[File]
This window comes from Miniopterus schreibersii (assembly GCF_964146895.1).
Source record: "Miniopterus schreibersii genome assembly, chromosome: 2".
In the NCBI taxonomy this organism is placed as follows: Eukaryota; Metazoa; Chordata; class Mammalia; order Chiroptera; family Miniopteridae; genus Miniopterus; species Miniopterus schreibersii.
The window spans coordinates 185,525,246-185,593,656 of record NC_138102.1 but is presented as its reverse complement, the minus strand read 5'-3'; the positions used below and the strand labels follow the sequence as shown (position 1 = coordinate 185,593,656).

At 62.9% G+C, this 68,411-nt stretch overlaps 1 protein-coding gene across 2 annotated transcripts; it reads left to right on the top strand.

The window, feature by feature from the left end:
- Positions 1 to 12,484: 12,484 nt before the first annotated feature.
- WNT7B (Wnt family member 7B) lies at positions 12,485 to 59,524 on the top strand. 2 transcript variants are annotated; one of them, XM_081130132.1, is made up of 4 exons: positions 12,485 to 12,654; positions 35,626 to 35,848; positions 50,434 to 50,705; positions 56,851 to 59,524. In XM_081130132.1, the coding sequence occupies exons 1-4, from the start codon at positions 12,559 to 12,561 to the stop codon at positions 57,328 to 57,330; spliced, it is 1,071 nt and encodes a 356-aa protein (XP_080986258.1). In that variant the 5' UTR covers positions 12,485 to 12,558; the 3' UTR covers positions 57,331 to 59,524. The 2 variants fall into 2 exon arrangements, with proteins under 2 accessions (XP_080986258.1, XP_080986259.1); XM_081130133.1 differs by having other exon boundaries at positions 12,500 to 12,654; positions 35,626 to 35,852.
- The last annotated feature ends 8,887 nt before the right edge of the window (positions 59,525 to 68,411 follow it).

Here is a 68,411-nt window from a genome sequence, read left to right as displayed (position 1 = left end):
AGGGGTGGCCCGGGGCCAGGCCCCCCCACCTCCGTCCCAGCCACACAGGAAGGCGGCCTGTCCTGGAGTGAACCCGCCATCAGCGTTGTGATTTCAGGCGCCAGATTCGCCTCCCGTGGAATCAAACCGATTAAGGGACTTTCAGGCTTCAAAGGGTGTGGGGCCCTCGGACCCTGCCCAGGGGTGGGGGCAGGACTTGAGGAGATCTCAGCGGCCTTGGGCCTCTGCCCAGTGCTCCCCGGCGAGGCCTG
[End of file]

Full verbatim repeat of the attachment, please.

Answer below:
This window comes from Miniopterus schreibersii (assembly GCF_964146895.1).
Source record: "Miniopterus schreibersii genome assembly, chromosome: 2".
In the NCBI taxonomy this organism is placed as follows: Eukaryota; Metazoa; Chordata; class Mammalia; order Chiroptera; family Miniopteridae; genus Miniopterus; species Miniopterus schreibersii.
The window spans coordinates 185,525,246-185,593,656 of record NC_138102.1 but is presented as its reverse complement, the minus strand read 5'-3'; the positions used below and the strand labels follow the sequence as shown (position 1 = coordinate 185,593,656).

At 62.9% G+C, this 68,411-nt stretch overlaps 1 protein-coding gene across 2 annotated transcripts; it reads left to right on the top strand.

The window, feature by feature from the left end:
- Positions 1 to 12,484: 12,484 nt before the first annotated feature.
- WNT7B (Wnt family member 7B) lies at positions 12,485 to 59,524 on the top strand. 2 transcript variants are annotated; one of them, XM_081130132.1, is made up of 4 exons: positions 12,485 to 12,654; positions 35,626 to 35,848; positions 50,434 to 50,705; positions 56,851 to 59,524. In XM_081130132.1, the coding sequence occupies exons 1-4, from the start codon at positions 12,559 to 12,561 to the stop codon at positions 57,328 to 57,330; spliced, it is 1,071 nt and encodes a 356-aa protein (XP_080986258.1). In that variant the 5' UTR covers positions 12,485 to 12,558; the 3' UTR covers positions 57,331 to 59,524. The 2 variants fall into 2 exon arrangements, with proteins under 2 accessions (XP_080986258.1, XP_080986259.1); XM_081130133.1 differs by having other exon boundaries at positions 12,500 to 12,654; positions 35,626 to 35,852.
- The last annotated feature ends 8,887 nt before the right edge of the window (positions 59,525 to 68,411 follow it).

Here is a 68,411-nt window from a genome sequence, read left to right as displayed (position 1 = left end):
AGGGGTGGCCCGGGGCCAGGCCCCCCCACCTCCGTCCCAGCCACACAGGAAGGCGGCCTGTCCTGGAGTGAACCCGCCATCAGCGTTGTGATTTCAGGCGCCAGATTCGCCTCCCGTGGAATCAAACCGATTAAGGGACTTTCAGGCTTCAAAGGGTGTGGGGCCCTCGGACCCTGCCCAGGGGTGGGGGCAGGACTTGAGGAGATCTCAGCGGCCTTGGGCCTCTGCCCAGTGCTCCCCGGCGAGGCCTG